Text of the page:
Andy Garcia is a male escort and struggling novelist in The Man from Elysian Fields, a drama that succeeds at most levels, but not all.
Garcia is Byron Tiller, a happily married man who cannot get his latest novel published and thus is having trouble paying the bills. That is unil he meets Luther Fox (Mick Jagger, looking especially civilized), who offers him a job as a male escort. He reluctantly takes the job, without his wife (Julianna Margulies) knowing, and becomes acquainted with Andrea Allcott (Olivia Williams), the lovely wife of a much-older Pulitzer Prize-winning author (James Coburn). Her need for other men is accepted by Tobias, her husband, as he is dying and impotent. Eventually, Tobias allows Byron to co-write his latest and final novel, but at what cost?
The Man from Elysian Fields is a movie about choices and consequences. If your family is financially troubled, do you seek out a morally insensitive job that pays well or swallow your pride for something more respectable but less financially rewarding? Do you tell your wife, and is there a way to tell your wife? Et cetera, et cetera...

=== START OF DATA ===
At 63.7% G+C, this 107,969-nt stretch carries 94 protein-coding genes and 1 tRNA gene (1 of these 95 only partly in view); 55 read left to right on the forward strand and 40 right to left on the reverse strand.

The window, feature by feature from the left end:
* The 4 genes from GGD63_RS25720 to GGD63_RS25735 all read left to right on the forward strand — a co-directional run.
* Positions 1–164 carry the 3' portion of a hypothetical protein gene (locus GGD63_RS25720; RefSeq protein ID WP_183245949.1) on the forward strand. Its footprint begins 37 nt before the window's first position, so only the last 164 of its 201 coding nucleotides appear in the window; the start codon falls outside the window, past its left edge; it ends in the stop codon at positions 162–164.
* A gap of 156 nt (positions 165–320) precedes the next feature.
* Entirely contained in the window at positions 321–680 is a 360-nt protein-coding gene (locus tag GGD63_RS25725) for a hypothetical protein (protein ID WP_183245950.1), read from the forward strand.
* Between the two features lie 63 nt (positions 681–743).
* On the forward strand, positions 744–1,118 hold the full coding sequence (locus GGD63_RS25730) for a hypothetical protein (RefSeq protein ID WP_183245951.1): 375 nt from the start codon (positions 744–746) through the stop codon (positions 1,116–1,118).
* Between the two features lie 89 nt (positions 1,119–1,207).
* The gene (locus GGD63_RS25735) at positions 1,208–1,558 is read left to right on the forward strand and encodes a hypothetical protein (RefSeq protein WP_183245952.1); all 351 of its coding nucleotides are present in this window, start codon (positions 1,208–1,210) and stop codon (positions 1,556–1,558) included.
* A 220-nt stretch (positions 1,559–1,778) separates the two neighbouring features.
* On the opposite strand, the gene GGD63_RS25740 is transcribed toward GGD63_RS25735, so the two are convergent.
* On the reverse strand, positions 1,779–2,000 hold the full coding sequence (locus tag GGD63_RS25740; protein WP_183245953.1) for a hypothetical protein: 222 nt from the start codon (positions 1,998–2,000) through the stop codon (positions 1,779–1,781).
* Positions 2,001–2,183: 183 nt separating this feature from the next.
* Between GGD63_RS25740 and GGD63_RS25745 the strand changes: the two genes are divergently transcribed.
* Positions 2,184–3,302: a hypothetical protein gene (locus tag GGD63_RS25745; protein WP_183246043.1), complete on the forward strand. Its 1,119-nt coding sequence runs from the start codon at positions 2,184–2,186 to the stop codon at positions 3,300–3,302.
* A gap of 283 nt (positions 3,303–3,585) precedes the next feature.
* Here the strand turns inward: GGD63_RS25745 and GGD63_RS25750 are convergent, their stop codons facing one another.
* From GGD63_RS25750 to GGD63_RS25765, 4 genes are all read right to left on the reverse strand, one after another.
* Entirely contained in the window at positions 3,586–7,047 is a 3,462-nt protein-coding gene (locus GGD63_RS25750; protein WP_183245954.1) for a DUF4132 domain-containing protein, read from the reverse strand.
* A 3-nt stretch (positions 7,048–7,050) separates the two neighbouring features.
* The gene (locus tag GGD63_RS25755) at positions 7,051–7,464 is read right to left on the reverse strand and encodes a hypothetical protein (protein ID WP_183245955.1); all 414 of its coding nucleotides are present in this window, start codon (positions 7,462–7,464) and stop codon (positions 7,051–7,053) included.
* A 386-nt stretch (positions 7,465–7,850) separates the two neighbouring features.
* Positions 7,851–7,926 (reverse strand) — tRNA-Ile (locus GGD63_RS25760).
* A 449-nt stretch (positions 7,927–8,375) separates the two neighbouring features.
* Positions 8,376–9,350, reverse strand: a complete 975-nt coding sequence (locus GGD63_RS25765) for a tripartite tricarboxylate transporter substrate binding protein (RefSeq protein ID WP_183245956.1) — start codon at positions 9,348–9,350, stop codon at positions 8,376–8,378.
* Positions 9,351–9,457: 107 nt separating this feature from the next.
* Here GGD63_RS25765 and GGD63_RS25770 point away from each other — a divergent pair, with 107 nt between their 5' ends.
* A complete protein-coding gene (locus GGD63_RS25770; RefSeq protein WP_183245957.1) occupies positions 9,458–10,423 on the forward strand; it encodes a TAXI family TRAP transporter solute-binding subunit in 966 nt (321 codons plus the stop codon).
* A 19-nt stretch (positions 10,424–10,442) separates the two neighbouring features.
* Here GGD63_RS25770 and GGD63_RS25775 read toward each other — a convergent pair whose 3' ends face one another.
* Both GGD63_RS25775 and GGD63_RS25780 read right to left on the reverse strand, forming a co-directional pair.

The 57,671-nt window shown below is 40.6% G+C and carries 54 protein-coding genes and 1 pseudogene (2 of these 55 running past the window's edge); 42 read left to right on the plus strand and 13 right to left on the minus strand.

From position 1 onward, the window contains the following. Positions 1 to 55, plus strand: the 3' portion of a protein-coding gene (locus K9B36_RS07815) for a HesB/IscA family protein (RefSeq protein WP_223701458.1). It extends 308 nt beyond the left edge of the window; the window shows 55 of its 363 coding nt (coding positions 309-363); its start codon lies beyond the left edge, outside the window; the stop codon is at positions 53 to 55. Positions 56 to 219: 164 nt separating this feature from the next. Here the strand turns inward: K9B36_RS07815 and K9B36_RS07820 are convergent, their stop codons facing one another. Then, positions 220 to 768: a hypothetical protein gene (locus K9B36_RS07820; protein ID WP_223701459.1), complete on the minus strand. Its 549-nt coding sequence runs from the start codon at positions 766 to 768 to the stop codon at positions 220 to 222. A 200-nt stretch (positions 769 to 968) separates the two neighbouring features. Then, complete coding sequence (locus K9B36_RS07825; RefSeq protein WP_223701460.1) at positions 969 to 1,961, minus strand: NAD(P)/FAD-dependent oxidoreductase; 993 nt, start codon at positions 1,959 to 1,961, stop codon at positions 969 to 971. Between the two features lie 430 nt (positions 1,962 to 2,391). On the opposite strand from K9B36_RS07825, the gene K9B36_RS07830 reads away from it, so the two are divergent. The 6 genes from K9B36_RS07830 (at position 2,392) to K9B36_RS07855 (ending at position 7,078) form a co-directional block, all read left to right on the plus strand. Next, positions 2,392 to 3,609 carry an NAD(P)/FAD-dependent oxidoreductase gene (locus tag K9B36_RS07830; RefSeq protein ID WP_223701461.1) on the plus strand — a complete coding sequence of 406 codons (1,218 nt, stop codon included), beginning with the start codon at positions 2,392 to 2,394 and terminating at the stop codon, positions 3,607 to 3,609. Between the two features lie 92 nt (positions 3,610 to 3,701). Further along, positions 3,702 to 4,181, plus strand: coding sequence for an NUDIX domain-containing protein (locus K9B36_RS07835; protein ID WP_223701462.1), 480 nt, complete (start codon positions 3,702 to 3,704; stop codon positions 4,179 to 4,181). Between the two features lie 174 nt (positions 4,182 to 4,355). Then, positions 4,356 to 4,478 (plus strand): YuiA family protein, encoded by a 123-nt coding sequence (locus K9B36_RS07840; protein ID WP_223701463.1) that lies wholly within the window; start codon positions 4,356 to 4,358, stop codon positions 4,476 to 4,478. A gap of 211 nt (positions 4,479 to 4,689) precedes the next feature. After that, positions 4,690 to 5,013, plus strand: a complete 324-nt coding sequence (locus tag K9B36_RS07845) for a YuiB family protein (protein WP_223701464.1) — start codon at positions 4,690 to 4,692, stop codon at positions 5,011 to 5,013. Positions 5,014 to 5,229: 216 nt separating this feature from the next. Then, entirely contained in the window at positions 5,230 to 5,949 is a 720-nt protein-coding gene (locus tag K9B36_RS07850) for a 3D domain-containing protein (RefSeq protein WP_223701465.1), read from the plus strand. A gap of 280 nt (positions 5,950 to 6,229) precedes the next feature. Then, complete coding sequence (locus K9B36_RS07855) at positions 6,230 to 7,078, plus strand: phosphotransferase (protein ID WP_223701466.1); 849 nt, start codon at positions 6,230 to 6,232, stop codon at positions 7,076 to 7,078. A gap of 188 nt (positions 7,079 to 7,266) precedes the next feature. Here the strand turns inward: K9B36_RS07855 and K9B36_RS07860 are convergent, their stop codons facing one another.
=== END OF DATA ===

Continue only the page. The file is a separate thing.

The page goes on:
In many respects, The Man from Elysian Fields is a romance, but a somewhat twisted one. After all, Byron loves his wife and son so much that he is willing to sleep with another woman to provide for them. Is it love, or betrayal? It's an interesting question, and one that the movie poses quite well.
Nevertheless, as a 21-year old, I found the other elements of the film more intriguing. The large storyline about the co-authorship was very effective, and ultimately very powerful. The climax of this particular story is also infurirating.
The story between Mick Jagger and Angelica Huston is also intriguing, but also somewhat out of place. While it could have been something, very little is done with this subplot and it ends up being nothing more than just filler.
The acting, script and story are all good, but The Man from Elysian Fields perhaps is a little too depressing near the end. So many frustrating things happen near the end of the movie that it is hard to really enjoy yourself - on the other hand, the movie has drawn you in so much that you really do care about the characters.
The Man from Elysian Fields is an interesting and original drama, but does struggle near the end.
Review by Erik Samdahl unless otherwise indicated.
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